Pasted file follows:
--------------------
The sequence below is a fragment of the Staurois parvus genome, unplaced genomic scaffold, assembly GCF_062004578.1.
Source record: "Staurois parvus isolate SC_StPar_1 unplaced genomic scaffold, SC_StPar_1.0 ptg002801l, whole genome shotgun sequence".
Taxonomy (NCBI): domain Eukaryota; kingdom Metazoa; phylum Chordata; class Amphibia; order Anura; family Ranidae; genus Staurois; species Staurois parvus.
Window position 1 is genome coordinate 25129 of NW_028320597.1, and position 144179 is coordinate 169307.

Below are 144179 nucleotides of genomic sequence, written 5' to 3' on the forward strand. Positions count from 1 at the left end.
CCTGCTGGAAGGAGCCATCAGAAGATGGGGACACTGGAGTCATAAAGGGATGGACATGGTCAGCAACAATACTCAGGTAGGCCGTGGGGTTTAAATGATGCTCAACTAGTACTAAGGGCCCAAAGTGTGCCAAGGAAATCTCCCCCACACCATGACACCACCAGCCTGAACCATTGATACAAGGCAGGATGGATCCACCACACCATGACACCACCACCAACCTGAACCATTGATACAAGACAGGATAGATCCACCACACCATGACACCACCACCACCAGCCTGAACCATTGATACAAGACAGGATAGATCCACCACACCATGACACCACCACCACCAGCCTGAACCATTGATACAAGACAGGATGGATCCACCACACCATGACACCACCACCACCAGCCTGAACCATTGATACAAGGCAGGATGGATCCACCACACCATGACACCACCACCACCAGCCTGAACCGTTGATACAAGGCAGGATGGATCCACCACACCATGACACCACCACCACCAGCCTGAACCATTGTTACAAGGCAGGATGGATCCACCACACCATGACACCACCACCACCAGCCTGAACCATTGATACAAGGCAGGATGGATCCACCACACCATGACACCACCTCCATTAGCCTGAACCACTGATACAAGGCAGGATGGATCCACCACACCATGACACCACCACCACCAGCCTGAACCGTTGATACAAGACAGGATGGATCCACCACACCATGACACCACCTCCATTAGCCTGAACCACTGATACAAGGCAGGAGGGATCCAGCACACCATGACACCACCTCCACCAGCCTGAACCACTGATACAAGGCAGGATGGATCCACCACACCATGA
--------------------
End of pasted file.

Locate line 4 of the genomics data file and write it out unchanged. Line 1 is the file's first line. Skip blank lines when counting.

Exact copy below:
Window position 1 is genome coordinate 25129 of NW_028320597.1, and position 144179 is coordinate 169307.